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Cosplay Articles

Veganism in Cosplay

Cosplay and veganism. For many of those it isn’t something that we would have thought about. Maybe we know one or two vegetarians who don’t want their props made out of leather, but it can be a real pain for a vegan to make a cosplay that fits the ethics. Today we’re going to look at some of the things that might affect vegan cosplayers and ways to work around them. Besides, even if you’re not vegan it is always nice to have other options – especially in a community as creative as ours is.

Makeup. Vegans won’t wear certain brands of makeup, and neither will fully fledged carnivores if they know it’s from a company with bad animal rights practices. In this day and age we don’t need to test on animals anyway. Luckily, there are quite a few companies out there who are 100% vegan friendly (meaning but they are also 100-percent animal lover friendly, and environmental activist friendly). This isn’t however, the end of the problem. Lots of brands just don’t have the necessary colours to make anime cosplay pop. Fortunately, we found one with bright colours and big ethics – Kat Von D. This range has bright and bold shades which match even the most saturated over line art – perfect for cosplay.

Fur and pelts

The use of fur pelts is pretty big in cosplay. Whether you are in the furry community or more of a larp person, where is a good chance that you wanted to use them in your design. And imagine a cosplay of Skyrim without a Khajit? It just doesn’t work. Thankfully there are many versions out there which don’t come from real animals. It can still remain a problem for some vegan members of the community however, because the manufacturing can be less than ideal. One way to go about this is to order synthetic hair, or if you’re interested in upcycling, strip it from some charity shop or thrift store dolls (don’t worry, they creep us out too, you don’t need to go that route if you don’t want to)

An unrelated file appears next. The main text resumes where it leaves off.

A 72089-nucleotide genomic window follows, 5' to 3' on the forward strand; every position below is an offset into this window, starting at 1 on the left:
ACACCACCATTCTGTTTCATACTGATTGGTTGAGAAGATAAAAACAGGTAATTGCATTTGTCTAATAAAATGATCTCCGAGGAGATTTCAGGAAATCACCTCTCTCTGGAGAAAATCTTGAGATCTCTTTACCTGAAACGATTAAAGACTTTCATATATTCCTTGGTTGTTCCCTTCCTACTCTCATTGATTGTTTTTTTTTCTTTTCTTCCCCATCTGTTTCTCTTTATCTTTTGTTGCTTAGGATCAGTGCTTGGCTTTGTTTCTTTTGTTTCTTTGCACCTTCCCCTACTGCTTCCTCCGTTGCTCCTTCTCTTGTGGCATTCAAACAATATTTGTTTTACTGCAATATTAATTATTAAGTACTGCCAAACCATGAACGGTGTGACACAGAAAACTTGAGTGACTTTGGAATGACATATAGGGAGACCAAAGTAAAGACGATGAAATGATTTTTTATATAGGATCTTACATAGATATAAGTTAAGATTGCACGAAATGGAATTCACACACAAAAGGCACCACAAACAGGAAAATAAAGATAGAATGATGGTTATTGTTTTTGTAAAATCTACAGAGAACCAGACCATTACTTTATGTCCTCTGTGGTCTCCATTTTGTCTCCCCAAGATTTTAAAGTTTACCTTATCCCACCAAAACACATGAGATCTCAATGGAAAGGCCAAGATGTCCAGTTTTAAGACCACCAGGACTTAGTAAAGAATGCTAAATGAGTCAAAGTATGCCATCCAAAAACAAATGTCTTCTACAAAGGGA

Animal inclusions

Some vegans don’t believe in keeping animals, meaning that they would never have them in their shoots. Some characters are hard to cosplay without them, like Snake from Black Butler Book of Circus or Joe Exotic from Tiger King. Luckily there are ways to craft them.

  • Paper Mache and chicken wire
  • Stuffed toys and plushies
  • Photoshop and other editing programs
  • Getting someone to cosplay the creatures

There’s always more than one way to skin a vegetable.

Categories
Cosplay Articles

10 Awesome Cosplay Facts you might not know

10 awesome cosplay facts you might not know

  1. Some accounts say that there were cosplayers at the first World Science Fiction Convention, in 1939 and not just for men as you might expect from that time. Women have always been involved, both making costumes and wearing them, just going to show that like sci-fi we are the future
  2. Thanks to films like Kick-Ass, Kick-Ass 2 and Deadpool cosplay vigilantes have become a thing, and people are calling them the new superheroes. We are now wearing costumes to become the people who wore costumes to not be recognized by the bad guys out of costume to bring justice. If you can wrap your head around that, maybe you can be a cosplay vigilante?
  3. The biggest cosplay this year at Comicon was Rey from Star Wars, and you can even get into duos with cosplayers on tick tok – lets get Reylo!
  4. There are three general categories of cosplayers (although we can list hundreds more). The main three are those who dress up like imaginary characters, those who dress up like real life professionals in uniform play and those who create their own costumes or OCs
  5. Did you know that “layer” is the Japanese slang word for “cosplayer”? Sounds a little more hentai than we think they meant… or not. Could just be a little ecchi. You can always get layer support. Don’t be filthy, it means services designed specifically for cosplay costumes to be worn in like maid cafes
  6. Takahashi Nobuyuki first coined the term “cosplay” after attending Worldcon in Los Angeles. He was attending as a reporter and manga publisher
  7. In 1999, the first cosplay cafe opened in Akihabra, Tokyo, with many more following it
  8. In 2003, the first World Cosplay Summit was held in Nagoya, Japan and still runs today
  9. The first recorded cosplay before the term was coined was in 1908 when Mr. and Mrs. William Fell, a Cincinnati, Ohio couple, attended a masquerade ball in costumes. Their outfits were said to be depicting Mr. Skygack and Miss Pickles, who were martians from a newspaper comic.
  10. Tomoaki Kohguchi is a 66-year-old cosplayer from Hiroshima, Japan, who is known for dressing up as older characters like Master Roshi from Dragonball Z and has no desire to stop. We thing he is as legendary as Shenron and Porunga!